In 1619, the 11 small settlements elected representatives to the first General Assembly. Each of the existing population clusters was allowed two representatives. The boundaries of the four "incorporations" did not define electoral districts. That first General Assembly in 1619 rejected representatives that were elected from Martin's Brandon, a particular plantation in today's Prince George County, because it was not obliged to comply with whatever decisions were made by the General Assembly.2
the 1907 Memorial Church on Jamestown Island was built on top of the foundations of the 1617 church in which the General Assembly first met
Starting with the 1619 meeting, the General Assembly handled executive, legislative, and judicial issues for the Virginia colony. The assembly created the first local courts to handle small lawsuits in 1622.3
After the Native American uprising of 1622, it was clear that the Virginia colony would never be profitable. The colony might be an outpost of English culture and government in the New World, but the stockholders would not get a good return on their investment. In 1624, King James I took official control of Virginia by revoking the London Company's charter. The General Assembly continued to meet after King James I assumed control.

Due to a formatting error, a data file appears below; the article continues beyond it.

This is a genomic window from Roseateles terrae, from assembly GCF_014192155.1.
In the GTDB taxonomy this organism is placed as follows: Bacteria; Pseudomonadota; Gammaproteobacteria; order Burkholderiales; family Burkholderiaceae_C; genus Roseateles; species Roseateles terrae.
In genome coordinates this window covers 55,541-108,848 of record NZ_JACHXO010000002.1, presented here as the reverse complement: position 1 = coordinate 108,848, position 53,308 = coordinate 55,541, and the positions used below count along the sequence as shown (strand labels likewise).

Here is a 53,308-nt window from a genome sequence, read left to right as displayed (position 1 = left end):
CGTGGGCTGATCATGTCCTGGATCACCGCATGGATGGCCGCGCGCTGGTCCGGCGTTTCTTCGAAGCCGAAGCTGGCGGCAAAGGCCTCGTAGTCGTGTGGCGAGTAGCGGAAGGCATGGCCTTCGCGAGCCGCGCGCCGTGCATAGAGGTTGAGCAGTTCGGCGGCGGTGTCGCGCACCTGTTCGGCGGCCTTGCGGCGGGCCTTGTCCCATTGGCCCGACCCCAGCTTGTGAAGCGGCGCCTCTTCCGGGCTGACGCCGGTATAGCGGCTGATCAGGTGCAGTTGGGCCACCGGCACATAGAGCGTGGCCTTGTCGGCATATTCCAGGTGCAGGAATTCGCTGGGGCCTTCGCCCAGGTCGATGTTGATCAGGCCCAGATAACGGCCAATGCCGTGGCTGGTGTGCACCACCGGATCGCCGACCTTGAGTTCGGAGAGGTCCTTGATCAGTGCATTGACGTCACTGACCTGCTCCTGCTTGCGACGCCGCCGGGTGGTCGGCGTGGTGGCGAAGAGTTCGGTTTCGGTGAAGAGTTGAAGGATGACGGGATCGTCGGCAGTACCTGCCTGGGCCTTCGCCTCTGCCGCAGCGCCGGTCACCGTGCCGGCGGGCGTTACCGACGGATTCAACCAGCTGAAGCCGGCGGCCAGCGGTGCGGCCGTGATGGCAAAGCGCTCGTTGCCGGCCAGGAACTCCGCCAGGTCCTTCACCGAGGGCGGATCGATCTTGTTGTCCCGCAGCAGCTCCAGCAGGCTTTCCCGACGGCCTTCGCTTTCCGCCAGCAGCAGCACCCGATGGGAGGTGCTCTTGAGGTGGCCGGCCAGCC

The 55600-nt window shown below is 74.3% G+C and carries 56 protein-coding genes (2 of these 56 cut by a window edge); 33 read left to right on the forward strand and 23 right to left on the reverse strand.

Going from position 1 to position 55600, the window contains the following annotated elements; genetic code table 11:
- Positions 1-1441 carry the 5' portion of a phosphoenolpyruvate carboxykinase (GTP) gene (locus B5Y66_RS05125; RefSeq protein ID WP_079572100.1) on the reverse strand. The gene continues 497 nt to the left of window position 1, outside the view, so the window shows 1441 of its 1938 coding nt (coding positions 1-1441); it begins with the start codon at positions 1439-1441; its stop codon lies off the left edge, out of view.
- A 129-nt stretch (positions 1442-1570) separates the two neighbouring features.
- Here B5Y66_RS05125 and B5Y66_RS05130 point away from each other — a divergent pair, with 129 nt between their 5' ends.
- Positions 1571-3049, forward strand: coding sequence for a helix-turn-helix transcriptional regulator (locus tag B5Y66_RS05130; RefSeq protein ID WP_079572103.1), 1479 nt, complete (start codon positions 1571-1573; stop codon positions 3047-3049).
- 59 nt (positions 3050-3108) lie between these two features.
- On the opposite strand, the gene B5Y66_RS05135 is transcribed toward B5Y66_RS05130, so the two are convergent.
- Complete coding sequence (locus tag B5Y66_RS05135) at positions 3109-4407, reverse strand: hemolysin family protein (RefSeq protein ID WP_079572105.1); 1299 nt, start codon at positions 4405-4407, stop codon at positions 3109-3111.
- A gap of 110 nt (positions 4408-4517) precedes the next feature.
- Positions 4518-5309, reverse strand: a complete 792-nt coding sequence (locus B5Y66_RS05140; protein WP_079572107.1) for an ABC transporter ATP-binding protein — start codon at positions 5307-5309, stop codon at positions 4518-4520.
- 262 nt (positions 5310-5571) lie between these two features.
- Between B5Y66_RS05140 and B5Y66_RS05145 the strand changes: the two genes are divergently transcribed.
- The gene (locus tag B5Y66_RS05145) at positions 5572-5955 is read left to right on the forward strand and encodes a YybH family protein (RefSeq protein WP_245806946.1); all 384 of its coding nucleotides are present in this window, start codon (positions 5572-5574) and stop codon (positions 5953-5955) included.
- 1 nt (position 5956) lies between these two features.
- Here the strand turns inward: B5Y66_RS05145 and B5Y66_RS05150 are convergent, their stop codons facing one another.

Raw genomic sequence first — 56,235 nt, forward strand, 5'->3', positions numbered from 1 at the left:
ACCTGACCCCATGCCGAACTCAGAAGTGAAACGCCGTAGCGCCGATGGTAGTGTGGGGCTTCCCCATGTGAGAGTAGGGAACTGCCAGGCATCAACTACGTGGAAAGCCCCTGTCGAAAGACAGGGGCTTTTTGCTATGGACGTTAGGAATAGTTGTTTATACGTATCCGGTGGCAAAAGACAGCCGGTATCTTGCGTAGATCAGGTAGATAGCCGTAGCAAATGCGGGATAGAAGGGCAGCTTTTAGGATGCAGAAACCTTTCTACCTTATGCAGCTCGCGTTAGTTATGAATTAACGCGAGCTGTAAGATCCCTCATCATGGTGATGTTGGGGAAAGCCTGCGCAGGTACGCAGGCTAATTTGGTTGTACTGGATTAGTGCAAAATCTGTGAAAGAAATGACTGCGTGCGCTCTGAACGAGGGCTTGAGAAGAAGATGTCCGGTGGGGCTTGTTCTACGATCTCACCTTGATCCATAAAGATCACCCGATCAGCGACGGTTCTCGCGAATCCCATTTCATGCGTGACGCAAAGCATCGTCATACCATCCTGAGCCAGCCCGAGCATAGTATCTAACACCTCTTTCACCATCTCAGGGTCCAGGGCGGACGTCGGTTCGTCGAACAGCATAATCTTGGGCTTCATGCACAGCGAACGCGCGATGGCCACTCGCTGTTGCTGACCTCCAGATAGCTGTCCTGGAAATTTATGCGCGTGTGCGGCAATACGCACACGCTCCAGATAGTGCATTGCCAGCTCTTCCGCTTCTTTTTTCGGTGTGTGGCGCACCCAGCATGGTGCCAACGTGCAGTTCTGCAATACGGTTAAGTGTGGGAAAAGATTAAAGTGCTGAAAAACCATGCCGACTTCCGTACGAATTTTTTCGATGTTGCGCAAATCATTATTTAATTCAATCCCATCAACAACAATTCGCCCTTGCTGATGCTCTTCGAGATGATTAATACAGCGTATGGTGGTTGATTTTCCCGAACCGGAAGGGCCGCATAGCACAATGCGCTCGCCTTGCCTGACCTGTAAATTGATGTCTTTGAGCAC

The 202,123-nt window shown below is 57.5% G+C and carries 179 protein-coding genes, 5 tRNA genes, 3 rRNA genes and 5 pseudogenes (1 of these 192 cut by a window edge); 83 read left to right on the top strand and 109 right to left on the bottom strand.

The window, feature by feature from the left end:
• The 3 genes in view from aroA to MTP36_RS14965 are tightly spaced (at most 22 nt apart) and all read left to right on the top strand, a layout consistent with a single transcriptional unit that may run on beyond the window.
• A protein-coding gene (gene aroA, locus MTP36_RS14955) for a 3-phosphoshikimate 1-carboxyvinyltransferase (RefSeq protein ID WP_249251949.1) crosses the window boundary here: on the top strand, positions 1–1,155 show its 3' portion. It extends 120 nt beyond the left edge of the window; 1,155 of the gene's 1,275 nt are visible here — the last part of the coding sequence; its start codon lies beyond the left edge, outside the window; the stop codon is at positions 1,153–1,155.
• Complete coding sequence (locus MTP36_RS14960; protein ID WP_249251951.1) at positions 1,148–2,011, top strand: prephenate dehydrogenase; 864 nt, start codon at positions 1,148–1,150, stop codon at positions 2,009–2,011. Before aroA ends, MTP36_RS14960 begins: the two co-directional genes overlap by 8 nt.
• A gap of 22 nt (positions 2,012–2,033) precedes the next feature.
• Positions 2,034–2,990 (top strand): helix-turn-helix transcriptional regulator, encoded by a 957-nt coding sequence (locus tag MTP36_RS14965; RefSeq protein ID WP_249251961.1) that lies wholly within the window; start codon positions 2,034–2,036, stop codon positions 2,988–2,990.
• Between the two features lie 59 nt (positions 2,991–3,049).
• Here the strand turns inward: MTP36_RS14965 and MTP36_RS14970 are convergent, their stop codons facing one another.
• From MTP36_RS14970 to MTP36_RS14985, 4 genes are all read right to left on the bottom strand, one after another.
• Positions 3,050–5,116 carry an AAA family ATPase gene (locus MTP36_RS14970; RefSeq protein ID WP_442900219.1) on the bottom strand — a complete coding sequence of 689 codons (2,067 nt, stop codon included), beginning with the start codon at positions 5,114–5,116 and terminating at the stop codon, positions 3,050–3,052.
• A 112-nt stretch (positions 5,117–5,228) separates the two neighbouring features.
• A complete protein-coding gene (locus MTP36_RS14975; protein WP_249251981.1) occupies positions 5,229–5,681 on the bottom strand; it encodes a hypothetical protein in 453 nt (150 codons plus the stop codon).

Between 1624 and the American Revolution, Virginia was ruled as a royal colony of the king. In contrast to Maryland and Pennsylvania, Virginia was never a proprietary colony where authority was granted to an individual such as William Penn or Lord Calvert.
The population increase to about 5,000 colonists in 1634 caused the General Assembly's administrative workload to become a hassle. Population growth of the colony triggered a need for official decisions that were local and not of concern to the entire General Assembly, or appropriate to delay until the next session.
In 1634 the elected legislature, with the approval of the appointed royal governor, chartered eight units of local government. Local officials, appointed by the General Assembly, were expected to handle more responsibilities beyond the minor legal disputes already being resolved by local courts started in 1622.
first eight shires created in 1634 included the four incorporations create in 1618 (Kecoughtan was renamed Elizabeth City) plus Accomack, Charles River, Warrosquyoake, and Warwick River
Source: Newberry Library, Atlas Of Historical County Boundaries